The baroque style of the 17th century is characteristic of Kyiv rather than Lviv. There are only a few monuments in that style in Lviv: the Church of Saints Peter and Paul (1668), the Church of the Holy Spirit (1722–9, destroyed 1939), the Church of the Transfiguration (1729, restored 1906), the churches of the Jesuits (1610–30), the Carmelites (1634), and the Franciscans (1708), Saint Anthony's Church (1718), and the General Hospital (formerly the Piarist College, 1748). During a period of decline in the 18th century, several rococo buildings went up: Saint George's Cathedral (1744–70), the Dominican church (1749–66), the Royal Arsenal, and the façade of the Lubomirski Palace.

The Austrian period was marked by the classicist style, which is embodied in the guardhouse on Pidkova Square, the Ossolineum Institute (1823–33, now the Lviv Scientific Library of the Academy of Sciences of Ukraine), the Dzieduszycki Museum (now the Natural Science Museum of the Academy of Sciences of Ukraine), and the Baworowski Library (now the Arts Cabinet of the Academy of Sciences of Ukraine). The City Hall (1827–35) and the four fountains around it are in the Empire style; the Lviv Polytechnic National University (1872–7), Lviv University (1877–81), Lviv Theater of Opera and Ballet (1897–1900), main railway station, and post office (1921–2) are in the pseudo-Renaissance or Art Nouveau styles. During the Soviet period Khmelnytsky and Tereshkova streets were lined with residential buildings (1962–73). The Gagarin Palace of Culture (1961), the new buildings of the Lviv Polytechnical Institute (1964–72), the Computing Center (1969), the Lviv (1969) and Dnister (1983) hotels, the Museum of the Carpathian Military District (1952), and the bus terminal (1980) were added to the skyline.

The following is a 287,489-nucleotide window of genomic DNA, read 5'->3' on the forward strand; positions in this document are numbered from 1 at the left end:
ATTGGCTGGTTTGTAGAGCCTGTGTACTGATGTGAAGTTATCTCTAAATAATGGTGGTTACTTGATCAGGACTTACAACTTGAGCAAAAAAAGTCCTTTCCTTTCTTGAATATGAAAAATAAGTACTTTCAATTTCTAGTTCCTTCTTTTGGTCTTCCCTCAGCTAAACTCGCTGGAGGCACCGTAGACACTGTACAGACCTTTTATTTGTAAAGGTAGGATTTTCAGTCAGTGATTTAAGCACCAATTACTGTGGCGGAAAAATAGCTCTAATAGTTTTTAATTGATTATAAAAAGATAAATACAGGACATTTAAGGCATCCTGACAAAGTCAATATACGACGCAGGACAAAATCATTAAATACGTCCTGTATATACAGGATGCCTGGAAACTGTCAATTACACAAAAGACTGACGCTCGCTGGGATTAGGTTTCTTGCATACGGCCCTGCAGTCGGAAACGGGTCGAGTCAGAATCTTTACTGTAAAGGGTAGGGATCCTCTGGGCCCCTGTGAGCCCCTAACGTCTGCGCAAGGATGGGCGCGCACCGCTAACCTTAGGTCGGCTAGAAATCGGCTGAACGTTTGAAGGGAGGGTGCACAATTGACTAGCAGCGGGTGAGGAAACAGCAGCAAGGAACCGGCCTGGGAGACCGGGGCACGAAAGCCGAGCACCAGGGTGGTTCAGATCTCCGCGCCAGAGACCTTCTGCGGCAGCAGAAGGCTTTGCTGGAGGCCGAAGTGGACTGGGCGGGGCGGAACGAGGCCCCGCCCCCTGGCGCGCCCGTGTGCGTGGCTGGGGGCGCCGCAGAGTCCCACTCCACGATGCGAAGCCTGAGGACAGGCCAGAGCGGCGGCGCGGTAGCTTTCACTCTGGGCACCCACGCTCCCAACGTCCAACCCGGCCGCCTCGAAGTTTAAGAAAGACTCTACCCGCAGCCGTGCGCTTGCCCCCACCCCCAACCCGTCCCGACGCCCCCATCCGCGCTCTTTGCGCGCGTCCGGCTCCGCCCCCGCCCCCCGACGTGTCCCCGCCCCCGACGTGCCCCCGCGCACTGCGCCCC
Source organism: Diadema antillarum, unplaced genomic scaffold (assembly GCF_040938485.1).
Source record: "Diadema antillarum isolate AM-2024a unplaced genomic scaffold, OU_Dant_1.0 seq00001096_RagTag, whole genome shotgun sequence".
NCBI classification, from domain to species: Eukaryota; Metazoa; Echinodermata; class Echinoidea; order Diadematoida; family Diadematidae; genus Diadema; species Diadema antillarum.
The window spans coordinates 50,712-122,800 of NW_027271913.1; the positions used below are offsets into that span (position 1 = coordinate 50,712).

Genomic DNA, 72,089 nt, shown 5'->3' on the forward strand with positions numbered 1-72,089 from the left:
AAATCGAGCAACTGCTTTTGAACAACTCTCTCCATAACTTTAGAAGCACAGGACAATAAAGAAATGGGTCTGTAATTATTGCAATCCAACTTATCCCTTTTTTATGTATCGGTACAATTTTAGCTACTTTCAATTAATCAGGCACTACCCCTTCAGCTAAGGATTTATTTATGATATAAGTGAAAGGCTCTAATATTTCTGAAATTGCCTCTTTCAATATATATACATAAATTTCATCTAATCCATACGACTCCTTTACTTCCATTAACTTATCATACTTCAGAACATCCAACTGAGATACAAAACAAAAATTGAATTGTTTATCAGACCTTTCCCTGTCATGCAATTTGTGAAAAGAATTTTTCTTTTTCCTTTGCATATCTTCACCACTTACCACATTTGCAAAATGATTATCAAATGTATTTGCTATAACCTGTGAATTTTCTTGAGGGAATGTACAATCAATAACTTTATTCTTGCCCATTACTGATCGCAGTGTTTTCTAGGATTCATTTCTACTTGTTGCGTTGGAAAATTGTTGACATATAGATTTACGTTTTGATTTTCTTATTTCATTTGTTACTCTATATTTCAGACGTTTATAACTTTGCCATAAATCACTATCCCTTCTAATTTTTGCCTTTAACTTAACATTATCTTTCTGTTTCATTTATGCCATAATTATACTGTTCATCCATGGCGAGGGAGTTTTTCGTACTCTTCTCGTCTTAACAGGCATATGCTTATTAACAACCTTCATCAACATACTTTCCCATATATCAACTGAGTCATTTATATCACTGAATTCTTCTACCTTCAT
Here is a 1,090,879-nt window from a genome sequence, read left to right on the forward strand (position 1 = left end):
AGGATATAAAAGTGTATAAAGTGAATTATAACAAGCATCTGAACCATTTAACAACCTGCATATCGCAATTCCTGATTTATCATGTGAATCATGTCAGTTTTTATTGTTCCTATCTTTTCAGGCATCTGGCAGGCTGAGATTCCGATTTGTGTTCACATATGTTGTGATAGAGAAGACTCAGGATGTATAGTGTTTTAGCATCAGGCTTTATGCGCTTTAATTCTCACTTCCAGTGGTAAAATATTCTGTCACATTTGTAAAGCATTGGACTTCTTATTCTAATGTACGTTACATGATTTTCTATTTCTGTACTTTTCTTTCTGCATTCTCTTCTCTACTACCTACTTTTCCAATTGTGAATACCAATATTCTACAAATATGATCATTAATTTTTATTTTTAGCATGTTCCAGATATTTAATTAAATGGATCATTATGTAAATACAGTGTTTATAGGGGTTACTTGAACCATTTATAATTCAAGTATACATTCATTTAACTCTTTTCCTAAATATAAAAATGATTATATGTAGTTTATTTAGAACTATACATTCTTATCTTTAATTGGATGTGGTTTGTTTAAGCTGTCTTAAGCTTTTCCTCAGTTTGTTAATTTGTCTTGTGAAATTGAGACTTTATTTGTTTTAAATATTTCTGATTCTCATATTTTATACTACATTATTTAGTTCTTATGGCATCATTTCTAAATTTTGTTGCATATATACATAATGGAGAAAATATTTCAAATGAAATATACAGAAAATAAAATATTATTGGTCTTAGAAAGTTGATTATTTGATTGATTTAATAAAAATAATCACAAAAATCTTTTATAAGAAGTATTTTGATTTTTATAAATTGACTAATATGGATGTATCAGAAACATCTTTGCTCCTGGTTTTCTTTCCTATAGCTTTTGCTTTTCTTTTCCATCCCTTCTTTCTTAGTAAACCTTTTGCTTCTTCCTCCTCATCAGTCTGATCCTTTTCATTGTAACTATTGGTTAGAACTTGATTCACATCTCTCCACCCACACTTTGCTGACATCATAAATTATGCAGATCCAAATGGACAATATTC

The main monuments in the city are to Adam Mickiewicz (by Mykhailo Parashchuk and Antin Popel, 1905–6), Ivan Franko (1964), Vasyl Stefanyk (1971), and Ivan Fedorovych (Fedorov) (1978); there are also sculptures and an eternal flame (1958) at the Kholm Slavy Memorial Military Cemetery. The Vladimir Lenin monument (1952) was dismantled in 1990. A monument to Taras Shevchenko was erected in 1992.

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Atanas Figol, Volodymyr Kubijovyč, Arkadii Zhukovsky

[This article was updated in 2016.]